Clear skies, pastoral scenery, pastel colorfulness, tranquility, softness and calm.
This is the initial impression that might be formed from a quick glance at the
works of Michael Yakhilevich in the series, An Air Raid Siren. But upon second
look it becomes clear that the tranquility is not tranquility at all, the calm is not
calm, and the same is true of the quiet and pastoral atmosphere. And though all
of these “calming” elements do in fact appear on the painting surface, it quickly
becomes clear that these exist there only apparently, as a deception, a mirage.
The soft, pastel colorfulness is revealed as a hazy cover for the quiet nightmare
that is hiding beneath the surface. The tension existing in the works is not
screaming, but reveals itself by way of minor details: the half-open shelter door,
small figures of people sprawled out on the ground, the intersections and streets
that are empty of people and cars. Even if sometimes we see some vehicles,
they appear stuck in traffic jams: imprisoned as if between endless cement walls.
The effect of time that has stopped is revealed both in the absence of
active human beings in this silent drama, and in their presence. The reality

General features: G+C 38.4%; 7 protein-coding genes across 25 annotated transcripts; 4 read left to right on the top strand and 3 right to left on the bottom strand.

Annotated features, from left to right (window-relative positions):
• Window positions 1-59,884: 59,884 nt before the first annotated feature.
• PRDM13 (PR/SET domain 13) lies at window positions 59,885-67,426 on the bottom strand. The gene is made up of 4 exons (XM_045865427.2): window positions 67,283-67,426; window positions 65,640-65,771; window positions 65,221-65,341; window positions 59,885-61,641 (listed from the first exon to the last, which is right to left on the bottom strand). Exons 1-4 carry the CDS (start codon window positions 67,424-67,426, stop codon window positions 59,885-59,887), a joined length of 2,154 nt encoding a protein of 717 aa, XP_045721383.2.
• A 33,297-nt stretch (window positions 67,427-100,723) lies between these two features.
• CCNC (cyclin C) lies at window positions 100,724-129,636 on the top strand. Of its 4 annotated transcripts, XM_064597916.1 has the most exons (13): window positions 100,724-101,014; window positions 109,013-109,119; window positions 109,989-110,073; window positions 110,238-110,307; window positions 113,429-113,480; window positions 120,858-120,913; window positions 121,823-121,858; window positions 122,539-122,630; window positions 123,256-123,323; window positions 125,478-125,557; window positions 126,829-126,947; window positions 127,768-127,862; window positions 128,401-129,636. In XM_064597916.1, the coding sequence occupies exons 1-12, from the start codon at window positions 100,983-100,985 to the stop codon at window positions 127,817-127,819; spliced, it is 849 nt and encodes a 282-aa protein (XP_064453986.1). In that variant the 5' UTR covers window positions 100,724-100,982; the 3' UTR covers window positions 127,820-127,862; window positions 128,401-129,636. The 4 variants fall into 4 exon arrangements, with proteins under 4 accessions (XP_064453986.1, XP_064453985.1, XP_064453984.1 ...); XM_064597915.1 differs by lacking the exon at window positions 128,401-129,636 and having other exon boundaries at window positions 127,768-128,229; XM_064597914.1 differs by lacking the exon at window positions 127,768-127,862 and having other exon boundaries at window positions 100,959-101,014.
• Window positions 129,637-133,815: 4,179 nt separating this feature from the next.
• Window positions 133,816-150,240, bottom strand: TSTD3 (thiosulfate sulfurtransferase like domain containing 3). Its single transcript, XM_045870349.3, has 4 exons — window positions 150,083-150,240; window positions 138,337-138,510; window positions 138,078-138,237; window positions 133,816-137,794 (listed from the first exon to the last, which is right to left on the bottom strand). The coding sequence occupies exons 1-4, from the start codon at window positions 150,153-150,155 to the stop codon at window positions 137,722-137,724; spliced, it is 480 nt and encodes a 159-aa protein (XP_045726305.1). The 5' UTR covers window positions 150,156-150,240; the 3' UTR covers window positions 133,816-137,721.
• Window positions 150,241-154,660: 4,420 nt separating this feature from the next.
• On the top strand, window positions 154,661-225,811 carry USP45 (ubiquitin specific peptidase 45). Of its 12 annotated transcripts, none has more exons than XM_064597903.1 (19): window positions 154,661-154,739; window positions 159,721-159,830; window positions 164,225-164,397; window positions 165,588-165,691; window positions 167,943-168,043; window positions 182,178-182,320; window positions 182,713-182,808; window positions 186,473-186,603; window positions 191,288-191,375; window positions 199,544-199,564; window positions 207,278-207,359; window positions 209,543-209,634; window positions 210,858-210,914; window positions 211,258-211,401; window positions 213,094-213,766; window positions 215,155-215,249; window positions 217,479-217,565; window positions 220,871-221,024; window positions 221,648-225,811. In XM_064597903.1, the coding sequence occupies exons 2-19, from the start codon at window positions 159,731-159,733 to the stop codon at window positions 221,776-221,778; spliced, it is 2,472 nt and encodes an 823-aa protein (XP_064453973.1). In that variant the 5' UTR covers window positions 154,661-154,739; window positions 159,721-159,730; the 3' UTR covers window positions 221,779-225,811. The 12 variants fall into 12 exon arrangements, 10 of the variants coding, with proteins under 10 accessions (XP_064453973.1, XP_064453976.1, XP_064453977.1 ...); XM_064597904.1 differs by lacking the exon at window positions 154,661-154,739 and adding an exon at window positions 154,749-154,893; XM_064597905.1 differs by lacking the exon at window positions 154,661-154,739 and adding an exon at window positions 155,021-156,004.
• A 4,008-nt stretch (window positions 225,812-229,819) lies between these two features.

stricken by the nightmare reveals itself through the movements of the
figures who cover their heads with their hands, through the shadows of
people running toward the shelter, and through the small figures who
seem to have forgotten themselves at bus stations in God-forgotten cities.
So what is this place? It seems that these are the faces of terror created with
colorful pastels. These are the faces of the nightmare, and it seems, our faces
as well, during an air raid siren.
But despite all the drama, Yakhilevich’s picture will never become a na?ve
illustration. Yakhilevich’s works will always maintain their painting quality.
Behind these works lie compositions that were meticulously constructed, and
the precision of shape and colorfulness attest to the persistent inner search in
the infinite depths of the dimensions of painting.
In fact, in the context of this series, it seems that one could surely compare Michael
Yakhilevich to a diver who descends to the depths of his paintings, and from
there, from the place of hypnotic movement of color and shape, there is no doubt:
He really does hear the wail of The Air Raid Siren!